Tongue height and backing

An ever-present issue is tongue height and backness as a reference frame for vowel articulation. This is not new. The inadequacy of height and backness has been well known but largely disregarded for at least 85 years, since Russell (1928, The vowel, its physiological mechanism as shown by X-ray, Columbus, Ohio), and definitely for 50 years, since Fant (1960, The Acoustic Theory of Speech Production, The Hague, Mouton). This section summarizes the main milestones in phonetic theory for these two features since A. M. Bell introduced them in (1867, Visible Speech, London, Methuen:15-16,71), demonstrating their compromised status. Three of his new concepts (a continuous space between front and back, the new class of central vowels, and small increments of vowel timbre by small tongue movements in any direction) were creatively innovative. But he had no arguments, there were no new observations to build on. He knew the throat-tongue-lip model, that had existed since antiquity (Wood: 1982, X-Ray and Model Studies of Vowel Articulation, Working Papers 23, Department of Linguistics, Lund University; 1993, The throat-tongue-lip model of vowel articulation, Phonum 2:139-149, Department of Phonetics, Umeå University), and that he had used in (A. M. Bell, 1849, The Principles of Speech, Edinburgh, W. P. Kennedy), revised and reprinted several times until 1916. He also knew about the vowel tone (discovered about 200 years previously, the target of the single resonance theory, and finally identified as F2 when more resonances had been recognized). But his proposed tongue height and backness, along with constrictions located between the hard palate and the velum, were hypotheses. There was no method for observing or recording tongue positions at that time apart from peeping between the lips and probing with a straw. Negation began once vowel profiles were X-rayed and tongue positions made visible, from around 1900 onwards.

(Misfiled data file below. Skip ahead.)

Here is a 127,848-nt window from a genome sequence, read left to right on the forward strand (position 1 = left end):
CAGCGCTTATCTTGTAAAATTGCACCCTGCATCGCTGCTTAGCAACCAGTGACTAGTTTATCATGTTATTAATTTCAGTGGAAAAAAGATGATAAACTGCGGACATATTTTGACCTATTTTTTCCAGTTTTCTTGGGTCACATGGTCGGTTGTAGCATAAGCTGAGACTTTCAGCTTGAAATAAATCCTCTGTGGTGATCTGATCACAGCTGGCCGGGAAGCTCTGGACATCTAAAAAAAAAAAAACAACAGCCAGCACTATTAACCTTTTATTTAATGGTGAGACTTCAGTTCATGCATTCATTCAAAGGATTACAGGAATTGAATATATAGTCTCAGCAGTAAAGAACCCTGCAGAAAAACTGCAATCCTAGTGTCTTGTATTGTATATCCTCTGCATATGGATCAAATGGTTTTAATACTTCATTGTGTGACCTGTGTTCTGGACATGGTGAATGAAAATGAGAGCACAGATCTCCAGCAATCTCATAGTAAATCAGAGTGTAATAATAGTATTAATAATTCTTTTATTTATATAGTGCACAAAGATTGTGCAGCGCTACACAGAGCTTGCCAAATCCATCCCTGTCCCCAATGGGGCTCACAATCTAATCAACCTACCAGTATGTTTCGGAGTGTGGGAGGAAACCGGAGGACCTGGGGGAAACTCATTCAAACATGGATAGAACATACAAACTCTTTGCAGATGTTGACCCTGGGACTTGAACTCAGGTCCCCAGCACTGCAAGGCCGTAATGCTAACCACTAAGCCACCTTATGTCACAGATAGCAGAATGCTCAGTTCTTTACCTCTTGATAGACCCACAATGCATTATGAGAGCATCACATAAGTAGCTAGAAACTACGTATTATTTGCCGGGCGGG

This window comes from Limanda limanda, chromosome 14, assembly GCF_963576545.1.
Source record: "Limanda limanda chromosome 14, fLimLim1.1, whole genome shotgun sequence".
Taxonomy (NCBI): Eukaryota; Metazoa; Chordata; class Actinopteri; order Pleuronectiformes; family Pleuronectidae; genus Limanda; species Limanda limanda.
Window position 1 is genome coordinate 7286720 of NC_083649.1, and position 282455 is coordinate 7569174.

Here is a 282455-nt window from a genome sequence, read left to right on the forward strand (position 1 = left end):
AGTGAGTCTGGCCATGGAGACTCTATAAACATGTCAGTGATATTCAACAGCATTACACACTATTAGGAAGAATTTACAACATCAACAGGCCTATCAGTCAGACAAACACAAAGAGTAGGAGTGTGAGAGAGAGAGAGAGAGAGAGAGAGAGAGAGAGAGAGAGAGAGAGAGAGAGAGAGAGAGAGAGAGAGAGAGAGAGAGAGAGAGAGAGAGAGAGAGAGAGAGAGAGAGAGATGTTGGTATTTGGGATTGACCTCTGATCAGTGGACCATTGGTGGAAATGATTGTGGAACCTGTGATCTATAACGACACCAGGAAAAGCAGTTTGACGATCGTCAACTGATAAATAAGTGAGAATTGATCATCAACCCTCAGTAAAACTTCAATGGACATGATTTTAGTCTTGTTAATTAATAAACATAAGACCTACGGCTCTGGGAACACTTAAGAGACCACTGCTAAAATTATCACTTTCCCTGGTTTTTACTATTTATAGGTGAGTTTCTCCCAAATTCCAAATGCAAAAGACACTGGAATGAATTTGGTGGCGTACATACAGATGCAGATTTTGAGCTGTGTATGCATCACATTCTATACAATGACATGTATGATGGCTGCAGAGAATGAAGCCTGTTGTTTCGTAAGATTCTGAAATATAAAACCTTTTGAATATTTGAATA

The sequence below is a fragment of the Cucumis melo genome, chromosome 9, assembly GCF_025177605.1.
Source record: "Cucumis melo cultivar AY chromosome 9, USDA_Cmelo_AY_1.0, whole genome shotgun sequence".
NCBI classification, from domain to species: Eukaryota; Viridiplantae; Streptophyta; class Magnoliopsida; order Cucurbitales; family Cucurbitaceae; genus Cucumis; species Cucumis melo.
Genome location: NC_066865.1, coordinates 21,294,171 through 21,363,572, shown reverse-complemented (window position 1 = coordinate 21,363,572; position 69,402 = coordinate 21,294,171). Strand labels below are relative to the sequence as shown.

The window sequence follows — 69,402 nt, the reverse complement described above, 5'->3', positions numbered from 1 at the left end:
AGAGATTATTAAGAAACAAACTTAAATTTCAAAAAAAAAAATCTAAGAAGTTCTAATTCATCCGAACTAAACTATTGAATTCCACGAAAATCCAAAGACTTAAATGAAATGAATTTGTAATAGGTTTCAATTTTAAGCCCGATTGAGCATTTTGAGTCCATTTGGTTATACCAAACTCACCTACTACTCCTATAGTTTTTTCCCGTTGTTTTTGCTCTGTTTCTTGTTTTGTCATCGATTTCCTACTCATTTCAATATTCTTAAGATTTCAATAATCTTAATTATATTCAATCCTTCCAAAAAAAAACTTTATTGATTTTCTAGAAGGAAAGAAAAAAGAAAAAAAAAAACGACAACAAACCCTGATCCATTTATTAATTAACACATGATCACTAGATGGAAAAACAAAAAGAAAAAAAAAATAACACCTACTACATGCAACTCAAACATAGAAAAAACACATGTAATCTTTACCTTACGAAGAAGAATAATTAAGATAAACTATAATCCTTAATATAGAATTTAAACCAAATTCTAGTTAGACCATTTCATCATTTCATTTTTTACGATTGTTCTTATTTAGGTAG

The story of these two tongue features is intimately connected with advances in the theory of speech acoustics. Bell had tied his model into the single resonance theory with height and backness determining what he called a configurative aperture suitably located along the palate in order to terminate the buccal cavity for a given vowel timbre, but he offered no explanation for how tongue height affected the timbre, nor did Sweet, and nor did Jones in any edition of (1909, The Pronunciation of English, London, Cambridge University Press) or (1918, An Outline of English Phonetics, Leipzig, Teubner; later editions Heffer). Roudet (1911, La classification des voyelles de M. Sweet, Revue de Phonétique 1:347-356) pointed out that both widening or lengthening the buccal cavity would have the same effect on its volume and resonance frequency, implying that height and backness were mutually compensating with respect to the single resonance theory. In any case, Helmholtz (1863, Die Lehre von den Tonempfindungen, Braunschweig) had already discovered two resonances for front vowels before A. M. Bell’s model was published. A. G. Bell (1879, Vowel theories, American Journal of Otolaryngology 1, July) soon confirmed two resonances for all vowels, and formulated a double resonance theory with height controlling an assumed throat resonance. Lloyd (1890-92, Speech sounds, their nature and causation, Phonetische Studien 3-5) affirmed the double resonance theory and discovered a third that he assigned to a cavity between the lips and teeth. This was the solution of the day, a unique cavity for each formant, inspired by Helmholtz’ work on resonators. For a few decades height and backness seemed to fit nicely with the double resonance theory until the 1950s, when the newly introduced spectrograph revealed numerous formants for which there were no additional cavities available. At the same time, Chiba & Kajiyama (1941, The Vowel, its Nature and Structure, Tokyo, Tokyo-Kaiseikan; reprinted 1958, Tokyo, Phonetic Society of Japan) and Fant (1960) showed the way to a more complete understanding of vocal tract resonance capable of handling every formant without recourse to height or backness.